You must be married for at least nine months to collect an aged widow or widower benefit at age 60. You will need to be married for one year to file for spousal benefits for someone still living. Ex-spousal survivors can also collect a benefit if they were married for at least ten years. If you remarry while your former spouse is living while collecting ex-spousal benefits, those benefits stop. But in the case of ex-spousal survivor benefits or even aged widow or widower benefits, an ex-spouse survivor can remarry at age 60 or later and still collect a survivor benefit as long as they were married for more than ten years. A widow married for at least nine months when their spouse dies can remarry at age 60 or later and still collect a survivor benefit. What? People miss this. By not remarrying until age 60 or later, that (ex-)spouse down the road will still be able to collect that widow or widower’s benefit.
How much can they collect? With spousal and ex-spousal benefits while that other spouse is living, it is a maximum of 50 percent of the worker’s primary insurance amount. When we are dealing with survivor benefits, it goes up to a maximum of 100 percent of what the deceased spouse was collecting at the time of their death or entitled to collect at their death. Let’s suppose we have a person aged 60 or even age 62 that passes before they ever collect it. That means their survivor base amount is calculated as if they had reached their full retirement age when they died. That is a common question. In other words, the widow or widower is not penalized because the deceased had not yet collected; that survivor benefit is calculated as if the deceased had reached full retirement age.
What if they plan to file at age 70 and die early at age 68? This also benefits the survivor. The base amount is calculated as if they died and claimed on the day of death. The two-year delayed retirement credits are passed on to the survivor’s base amount. Note that there is a maximum of 100 percent of the deceased’s benefit. Like any other Social Security benefit collected early, the aged widow or widower benefits are reduced based upon the number of months they file early. They can file at age 60, but they will not get 100 percent of the benefit.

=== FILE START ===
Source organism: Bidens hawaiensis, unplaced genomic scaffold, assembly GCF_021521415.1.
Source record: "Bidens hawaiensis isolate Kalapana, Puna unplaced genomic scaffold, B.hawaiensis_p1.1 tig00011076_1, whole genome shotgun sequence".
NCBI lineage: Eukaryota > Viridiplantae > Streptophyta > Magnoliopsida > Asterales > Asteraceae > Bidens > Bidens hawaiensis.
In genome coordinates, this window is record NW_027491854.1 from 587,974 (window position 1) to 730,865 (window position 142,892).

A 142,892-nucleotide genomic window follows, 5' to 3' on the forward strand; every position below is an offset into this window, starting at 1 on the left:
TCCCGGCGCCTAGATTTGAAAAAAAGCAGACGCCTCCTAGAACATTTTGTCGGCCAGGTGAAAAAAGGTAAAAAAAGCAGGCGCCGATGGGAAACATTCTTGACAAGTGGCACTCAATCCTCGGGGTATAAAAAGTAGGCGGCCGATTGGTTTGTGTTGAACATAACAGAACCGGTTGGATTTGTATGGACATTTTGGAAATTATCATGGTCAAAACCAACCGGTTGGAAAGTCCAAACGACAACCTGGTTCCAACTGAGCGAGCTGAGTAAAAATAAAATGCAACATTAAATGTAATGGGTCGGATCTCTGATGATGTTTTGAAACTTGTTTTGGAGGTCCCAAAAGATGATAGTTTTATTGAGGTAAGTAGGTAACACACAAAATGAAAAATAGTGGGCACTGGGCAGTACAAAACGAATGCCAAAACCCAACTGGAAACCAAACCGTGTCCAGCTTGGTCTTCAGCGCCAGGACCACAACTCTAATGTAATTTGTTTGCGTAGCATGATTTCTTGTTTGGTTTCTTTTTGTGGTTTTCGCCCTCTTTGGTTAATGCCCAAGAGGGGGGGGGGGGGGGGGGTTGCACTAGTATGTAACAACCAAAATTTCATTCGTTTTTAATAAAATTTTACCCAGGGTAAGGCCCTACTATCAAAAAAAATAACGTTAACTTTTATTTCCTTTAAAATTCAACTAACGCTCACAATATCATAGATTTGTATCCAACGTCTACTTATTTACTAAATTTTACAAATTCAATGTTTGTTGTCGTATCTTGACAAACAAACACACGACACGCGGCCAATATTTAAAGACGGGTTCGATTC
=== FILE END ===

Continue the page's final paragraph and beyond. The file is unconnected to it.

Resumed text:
The child-in-care benefit could be at any age for a surviving spouse taking care of the dependents of the deceased. That benefit maximum is 75 percent and not reduced unless the family maximum reduces it. Only the aged widow or widower benefits are reduced. There is also a whopping $255 lump-sum death benefit paid to the surviving spouse. It would be paid automatically only if the spouse was already collecting spousal benefits under that person. If they were not, the surviving spouse would have to file form SSA-8 to get those benefits. I know it is not a lot, but people miss it because they don’t file for it.
What is an effective technique that everyone misses? I call it the survivor switch technique. If someone is entitled to both a survivor benefit and their own retirement benefit, they can restrict their filing to one or the other. Now, restricted filing where both spouses are alive or the ex-spouse is alive can only be used for people born before January 1st, 1954. This does not apply to survivor benefits, and people miss it every day. If you are entitled to both a survivor benefit and your own retirement benefit, you need to figure out which benefit will be the higher of the two in the long run. First, file for the smaller benefit and later switch to the higher benefit to give me the highest lifelong income benefit for the rest of my life.